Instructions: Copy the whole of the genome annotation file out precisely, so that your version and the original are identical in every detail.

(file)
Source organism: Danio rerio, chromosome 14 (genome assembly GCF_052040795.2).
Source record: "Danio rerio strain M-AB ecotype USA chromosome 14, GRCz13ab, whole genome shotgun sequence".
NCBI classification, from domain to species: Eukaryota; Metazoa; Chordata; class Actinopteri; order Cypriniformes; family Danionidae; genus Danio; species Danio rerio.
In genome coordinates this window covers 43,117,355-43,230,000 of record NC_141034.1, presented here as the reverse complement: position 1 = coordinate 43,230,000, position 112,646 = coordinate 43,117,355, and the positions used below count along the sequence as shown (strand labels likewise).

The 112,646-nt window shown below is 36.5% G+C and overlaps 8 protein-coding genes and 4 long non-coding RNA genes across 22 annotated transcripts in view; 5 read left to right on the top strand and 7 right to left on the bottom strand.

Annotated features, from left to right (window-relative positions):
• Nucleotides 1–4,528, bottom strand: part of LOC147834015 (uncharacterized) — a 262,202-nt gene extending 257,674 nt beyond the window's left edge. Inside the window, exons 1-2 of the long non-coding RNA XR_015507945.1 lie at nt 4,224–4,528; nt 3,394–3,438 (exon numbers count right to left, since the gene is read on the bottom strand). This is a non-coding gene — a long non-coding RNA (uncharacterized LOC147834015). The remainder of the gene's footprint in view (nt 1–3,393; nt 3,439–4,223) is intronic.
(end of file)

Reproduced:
Source organism: Danio rerio, chromosome 14 (genome assembly GCF_052040795.2).
Source record: "Danio rerio strain M-AB ecotype USA chromosome 14, GRCz13ab, whole genome shotgun sequence".
NCBI classification, from domain to species: Eukaryota; Metazoa; Chordata; class Actinopteri; order Cypriniformes; family Danionidae; genus Danio; species Danio rerio.
In genome coordinates this window covers 43,117,355-43,230,000 of record NC_141034.1, presented here as the reverse complement: position 1 = coordinate 43,230,000, position 112,646 = coordinate 43,117,355, and the positions used below count along the sequence as shown (strand labels likewise).

The 112,646-nt window shown below is 36.5% G+C and overlaps 8 protein-coding genes and 4 long non-coding RNA genes across 22 annotated transcripts in view; 5 read left to right on the top strand and 7 right to left on the bottom strand.

Annotated features, from left to right (window-relative positions):
• Nucleotides 1–4,528, bottom strand: part of LOC147834015 (uncharacterized) — a 262,202-nt gene extending 257,674 nt beyond the window's left edge. Inside the window, exons 1-2 of the long non-coding RNA XR_015507945.1 lie at nt 4,224–4,528; nt 3,394–3,438 (exon numbers count right to left, since the gene is read on the bottom strand). This is a non-coding gene — a long non-coding RNA (uncharacterized LOC147834015). The remainder of the gene's footprint in view (nt 1–3,393; nt 3,439–4,223) is intronic.